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Seeburg Corp. v. United Founders Life Ins.

OPINION FILED FEBRUARY 22, 1980.

SEEBURG CORPORATION OF DELAWARE, PLAINTIFF AND COUNTERDEFENDANT-APPELLEE,

v.

UNITED FOUNDERS LIFE INSURANCE COMPANY OF ILLINOIS, DEFENDANT AND COUNTERPLAINTIFF-APPELLANT.



APPEAL from the Circuit Court of Cook County; the Hon. JOHN F. HECHINGER, Judge, presiding.

MR. PRESIDING JUSTICE SULLIVAN DELIVERED THE OPINION OF THE COURT:

Rehearing denied May 9, 1980.

This is an appeal by defendant-counterplaintiff (hereafter defendant) from a judgment for $6,057 in favor of plaintiff-counterdefendant (hereafter plaintiff) in litigation involving group insurance policies issued by defendant to plaintiff and the latter's wholly owned subsidiary, Williams Electronics, Inc. (hereafter Williams). Defendant's contentions on review are (1) that the trial court's finding that defendant was not entitled to combine the experience figures attributable to the policies issued by defendant to plaintiff and Williams in calculating whether any rebate was due was against the manifest weight of the evidence; (2) that even if such combining was properly disallowed, the trial court otherwise improperly calculated the rebate due plaintiff in its judgment; and (3) that the trial court also erred (a) in denying defendant's motion for judgment in its favor at the close of plaintiff's case and (b) in failing until the seventh day of trial to require plaintiff to verify its response to defendant's request to admit facts.

From our review of the record, it appears that in the fall of 1969, plaintiff, Williams and Gulbransen (another of plaintiff's wholly owned subsidiaries) searched for a new carrier for their employee group insurance policies after premiums had been increased on their existing policies. In the course of this search, plaintiff was directed to Amalgamated Insurance Agency Services, Inc. (Amalgamated), an insurance agency for various companies, including United. This led to a meeting in November of 1969 between Ralph Isaacksen (plaintiff's vice-president of personnel), Myer Breen (president of Amalgamated), and David Sonen (the latter's assistant). Breen testified that at this meeting he was advised of the corporate structure of plaintiff and its subsidiaries, which included several South Atlantic divisions or "affiliates," and that he told Isaacksen that a saving would result if all the companies were grouped into one policy because the higher premiums would ultimately result in a higher rebate under United's "experience rating plan." Sonen testified, however, that the subsidiaries were not mentioned at that initial meeting; that he first learned of Williams "some days" after the meeting; and that he never suggested a master contract to cover all the subsidiaries.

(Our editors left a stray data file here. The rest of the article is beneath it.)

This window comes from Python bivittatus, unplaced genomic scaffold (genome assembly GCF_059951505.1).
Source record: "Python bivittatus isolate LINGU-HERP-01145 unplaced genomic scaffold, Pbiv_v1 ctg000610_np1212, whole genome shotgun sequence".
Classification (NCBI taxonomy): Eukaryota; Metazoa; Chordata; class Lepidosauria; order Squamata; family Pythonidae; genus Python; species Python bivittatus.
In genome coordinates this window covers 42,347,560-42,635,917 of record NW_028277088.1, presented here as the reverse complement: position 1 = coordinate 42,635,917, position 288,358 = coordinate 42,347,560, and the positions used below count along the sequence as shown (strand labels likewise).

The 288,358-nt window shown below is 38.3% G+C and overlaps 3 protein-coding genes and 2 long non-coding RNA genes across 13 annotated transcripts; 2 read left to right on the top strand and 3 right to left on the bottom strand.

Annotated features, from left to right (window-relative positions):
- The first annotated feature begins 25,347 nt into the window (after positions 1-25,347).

In any event, it appears clear that Isaacksen provided Breen with the necessary information and materials as to plaintiff and that the materials regarding Williams and Gulbransen were later sent to Amalgamated. In the following months, Sonen (either alone or accompanied by Breen) had approximately seven more meetings with Isaacksen and other plaintiff officials, such as James Czech (assistant controller), James Hughes (vice-president), and Louis Nicastro (president and board chairman). Further, it is clear that Amalgamated was told at some point by a plaintiff official to contact Williams to discuss the possibility of acquiring their insurance also. Sonen testified that in late November of 1969 he met with Russell Babb (Williams' vice-president of operations), who told him it was imperative that Williams' hourly and salaried employees be treated separately, since the hourly employees were represented by a "tough union" and different benefits were applicable, and that Babb also said Williams was "a separate company from plaintiff * * * and that everything was to be kept separate."

As a result of the various meetings, Breen informed Nicastro in a letter dated November 28, 1969, of the premium rates which would apply to plaintiff and added that Amalgamated hoped to complete its study on the "Gulbransen and Williams segments within a week." On March 27, 1970, Breen wrote to Hughes, informing him of the acceptance of group life insurance for Williams and, on that same date in a separate letter to Hughes, Breen said that the Gulbransen group life policy had also been accepted.

United ultimately issued several policies, effective as of April 1, 1970, which are the subject matter of the instant litigation, namely:

GA-103 Issued to Seeburg as group policyholder. Group accident and sickness, covering salaried and hourly employees.

G-103 Issued to Seeburg as group policyholder. Group life, covering hourly and salaried employees.

GA-103 A(H) Issued to Williams as group policyholder. Group accident and sickness, covering hourly employees.

G-103-A(H) Issued to Williams as group policyholder. Group life, covering hourly employees.

GA-103-A Issued to Williams as group policyholder. Group accident and sickness, covering salaried employees.

G-103-A Issued to Williams as group policyholder. Group life, ...


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